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Rabbit only eating greens


Laura
 

I'm writing to see if someone could give me advice, as I've been struggling with an issue with my rabbit for the past 3 weeks. 

 

All of a sudden he's stopped wanting to eat hay or go in his litter box, and is no longer excited for his treat or pellets. He is eating about a quarter of pellets of what he used to. On the other hand, he goes crazy for his greens more than ever before. He is also eating newspaper.

 

He's been back and forth from the vet for the past two weeks, at times having stayed for 6 days with no conclusive evidence of any sort of physical health issue. There are no issues with his teeth (he was sedated to take a look), his bloodwork is normal, as were his x-rays. He is bright and alert, albeit lazy at the age of 9 1/2.

 

Currently we have him on meds including: stool softener once a day, reglan twice a day as well as an appetite stimulant. He is being closely monitored by our vet. He is producing fecal pellets that vary in size, and we do not believe it is a stasis issue currently, even though he's had that multiple times in the past. 

 

We've tried him on a variety of hay and pellets to see if he would be interested in something different. We are not sure what the shift in behavior is attributed to, but are now convinced that it must be behavioral. 

 

If anyone has experienced this in the past, or could offer some suggestions as to how to get him to eat again, that would be greatly appreciated. 

 

Thank you.


conejolover
 

I may be way off but is he hot? My bunny was having behavioral issues, took him to the vet, started treating him for ec etc turns out his room was too hot, once I put a fan in his room he went literally right back to normal. Just a thought! Hopefully you figure it out!


On Sun, Aug 30, 2020, 4:27 PM Laura via groups.io <Magnolia14=aol.com@groups.io> wrote:

I'm writing to see if someone could give me advice, as I've been struggling with an issue with my rabbit for the past 3 weeks. 

 

All of a sudden he's stopped wanting to eat hay or go in his litter box, and is no longer excited for his treat or pellets. He is eating about a quarter of pellets of what he used to. On the other hand, he goes crazy for his greens more than ever before. He is also eating newspaper.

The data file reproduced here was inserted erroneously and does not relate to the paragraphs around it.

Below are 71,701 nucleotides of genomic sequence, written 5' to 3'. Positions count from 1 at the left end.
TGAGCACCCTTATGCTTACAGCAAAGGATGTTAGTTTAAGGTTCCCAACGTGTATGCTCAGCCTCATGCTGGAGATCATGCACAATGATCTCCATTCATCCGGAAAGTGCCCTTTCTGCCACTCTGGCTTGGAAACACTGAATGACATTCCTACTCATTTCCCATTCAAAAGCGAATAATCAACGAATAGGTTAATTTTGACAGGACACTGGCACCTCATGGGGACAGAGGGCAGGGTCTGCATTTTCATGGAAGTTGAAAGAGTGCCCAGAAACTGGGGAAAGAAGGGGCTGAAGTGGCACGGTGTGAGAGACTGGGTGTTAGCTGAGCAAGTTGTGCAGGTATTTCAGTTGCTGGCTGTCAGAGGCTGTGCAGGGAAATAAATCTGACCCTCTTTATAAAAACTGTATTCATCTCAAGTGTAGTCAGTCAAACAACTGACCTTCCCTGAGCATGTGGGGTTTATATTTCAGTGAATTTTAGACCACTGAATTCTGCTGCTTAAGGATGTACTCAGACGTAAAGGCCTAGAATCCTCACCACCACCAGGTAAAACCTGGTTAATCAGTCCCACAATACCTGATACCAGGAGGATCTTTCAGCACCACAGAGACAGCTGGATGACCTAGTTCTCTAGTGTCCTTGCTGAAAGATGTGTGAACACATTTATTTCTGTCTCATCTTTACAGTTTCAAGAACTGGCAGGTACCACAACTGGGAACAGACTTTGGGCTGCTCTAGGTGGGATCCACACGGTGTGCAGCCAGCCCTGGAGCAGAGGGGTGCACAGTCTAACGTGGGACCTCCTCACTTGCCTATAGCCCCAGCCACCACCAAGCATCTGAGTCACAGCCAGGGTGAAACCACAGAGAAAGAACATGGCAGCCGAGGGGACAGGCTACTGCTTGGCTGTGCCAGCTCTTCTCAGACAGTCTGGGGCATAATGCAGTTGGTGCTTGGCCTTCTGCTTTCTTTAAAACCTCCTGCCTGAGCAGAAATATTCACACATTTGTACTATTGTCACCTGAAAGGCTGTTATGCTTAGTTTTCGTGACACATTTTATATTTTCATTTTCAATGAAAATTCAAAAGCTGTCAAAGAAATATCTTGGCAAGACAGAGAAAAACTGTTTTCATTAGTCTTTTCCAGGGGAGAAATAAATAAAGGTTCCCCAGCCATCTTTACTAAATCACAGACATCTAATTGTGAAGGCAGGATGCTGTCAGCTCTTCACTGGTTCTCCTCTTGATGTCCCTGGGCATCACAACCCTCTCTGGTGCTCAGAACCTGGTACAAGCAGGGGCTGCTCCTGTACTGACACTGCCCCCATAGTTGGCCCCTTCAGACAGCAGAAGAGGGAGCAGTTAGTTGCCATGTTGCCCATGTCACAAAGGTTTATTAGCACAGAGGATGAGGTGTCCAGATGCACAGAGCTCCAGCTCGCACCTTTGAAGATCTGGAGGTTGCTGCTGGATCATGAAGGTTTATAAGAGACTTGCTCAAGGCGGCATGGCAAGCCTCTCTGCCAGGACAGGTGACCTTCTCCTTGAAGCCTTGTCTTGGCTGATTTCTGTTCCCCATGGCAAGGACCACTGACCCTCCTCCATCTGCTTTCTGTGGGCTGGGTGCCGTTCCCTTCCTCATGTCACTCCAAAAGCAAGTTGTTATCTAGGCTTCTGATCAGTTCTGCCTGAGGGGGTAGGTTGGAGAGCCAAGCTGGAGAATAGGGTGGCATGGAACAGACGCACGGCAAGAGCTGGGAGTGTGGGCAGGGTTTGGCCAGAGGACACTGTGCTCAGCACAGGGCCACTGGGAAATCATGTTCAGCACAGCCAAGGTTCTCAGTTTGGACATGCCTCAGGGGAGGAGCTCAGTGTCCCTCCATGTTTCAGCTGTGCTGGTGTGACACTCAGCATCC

He's been back and forth from the vet for the past two weeks, at times having stayed for 6 days with no conclusive evidence of any sort of physical health issue. There are no issues with his teeth (he was sedated to take a look), his bloodwork is normal, as were his x-rays. He is bright and alert, albeit lazy at the age of 9 1/2.

 

Currently we have him on meds including: stool softener once a day, reglan twice a day as well as an appetite stimulant. He is being closely monitored by our vet. He is producing fecal pellets that vary in size, and we do not believe it is a stasis issue currently, even though he's had that multiple times in the past. 

 

We've tried him on a variety of hay and pellets to see if he would be interested in something different. We are not sure what the shift in behavior is attributed to, but are now convinced that it must be behavioral. 

 

If anyone has experienced this in the past, or could offer some suggestions as to how to get him to eat again, that would be greatly appreciated. 

 

Thank you.


Meg Brown
 

Hi Laura,
    About 15 years ago, a volunteer at a local shelter told me of a Jersey Wooley with similar symptoms.  He was also active and ripping/eating Newspaper, eating greens, but no pellets.

The shelter’s vet looked at his teeth and said they were fine.
      My friend, the volunteer, brought him to a local HRS recommended vet who said that his teeth were “beautiful”, yet he still wasn’t eating pellets or hay.
     He exhibited the classic signs of a dental issue: alert and hungry, yet selective or no eating.

I offered to adopt him so that I could give him supportive care (which he wasn’t getting at the shelter)